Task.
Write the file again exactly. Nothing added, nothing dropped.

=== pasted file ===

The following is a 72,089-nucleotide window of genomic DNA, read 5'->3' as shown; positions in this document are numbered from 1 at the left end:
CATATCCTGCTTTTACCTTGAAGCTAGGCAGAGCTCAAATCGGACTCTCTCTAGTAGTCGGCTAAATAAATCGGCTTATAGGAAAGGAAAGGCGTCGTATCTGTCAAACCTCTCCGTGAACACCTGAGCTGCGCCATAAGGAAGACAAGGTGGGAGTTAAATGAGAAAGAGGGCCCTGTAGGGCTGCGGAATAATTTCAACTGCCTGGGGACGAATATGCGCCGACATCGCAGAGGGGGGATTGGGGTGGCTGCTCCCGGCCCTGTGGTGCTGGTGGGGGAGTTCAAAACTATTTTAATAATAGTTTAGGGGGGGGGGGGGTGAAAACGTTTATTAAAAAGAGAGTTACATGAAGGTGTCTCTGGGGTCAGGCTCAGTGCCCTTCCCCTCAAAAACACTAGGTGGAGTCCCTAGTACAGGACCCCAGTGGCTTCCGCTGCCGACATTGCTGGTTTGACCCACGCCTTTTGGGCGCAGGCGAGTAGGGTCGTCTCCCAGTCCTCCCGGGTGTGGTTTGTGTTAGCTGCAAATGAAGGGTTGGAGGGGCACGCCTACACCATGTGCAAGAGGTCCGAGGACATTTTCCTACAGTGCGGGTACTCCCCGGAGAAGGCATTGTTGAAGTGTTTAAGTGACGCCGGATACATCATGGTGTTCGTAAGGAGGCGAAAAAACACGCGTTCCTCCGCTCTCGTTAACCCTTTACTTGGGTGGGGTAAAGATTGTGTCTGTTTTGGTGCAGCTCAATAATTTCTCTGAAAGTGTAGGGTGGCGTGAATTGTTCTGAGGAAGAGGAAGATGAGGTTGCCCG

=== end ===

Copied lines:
The following is a 72,089-nucleotide window of genomic DNA, read 5'->3' as shown; positions in this document are numbered from 1 at the left end:
CATATCCTGCTTTTACCTTGAAGCTAGGCAGAGCTCAAATCGGACTCTCTCTAGTAGTCGGCTAAATAAATCGGCTTATAGGAAAGGAAAGGCGTCGTATCTGTCAAACCTCTCCGTGAACACCTGAGCTGCGCCATAAGGAAGACAAGGTGGGAGTTAAATGAGAAAGAGGGCCCTGTAGGGCTGCGGAATAATTTCAACTGCCTGGGGACGAATATGCGCCGACATCGCAGAGGGGGGATTGGGGTGGCTGCTCCCGGCCCTGTGGTGCTGGTGGGGGAGTTCAAAACTATTTTAATAATAGTTTAGGGGGGGGGGGGGTGAAAACGTTTATTAAAAAGAGAGTTACATGAAGGTGTCTCTGGGGTCAGGCTCAGTGCCCTTCCCCTCAAAAACACTAGGTGGAGTCCCTAGTACAGGACCCCAGTGGCTTCCGCTGCCGACATTGCTGGTTTGACCCACGCCTTTTGGGCGCAGGCGAGTAGGGTCGTCTCCCAGTCCTCCCGGGTGTGGTTTGTGTTAGCTGCAAATGAAGGGTTGGAGGGGCACGCCTACACCATGTGCAAGAGGTCCGAGGACATTTTCCTACAGTGCGGGTACTCCCCGGAGAAGGCATTGTTGAAGTGTTTAAGTGACGCCGGATACATCATGGTGTTCGTAAGGAGGCGAAAAAACACGCGTTCCTCCGCTCTCGTTAACCCTTTACTTGGGTGGGGTAAAGATTGTGTCTGTTTTGGTGCAGCTCAATAATTTCTCTGAAAGTGTAGGGTGGCGTGAATTGTTCTGAGGAAGAGGAAGATGAGGTTGCCCG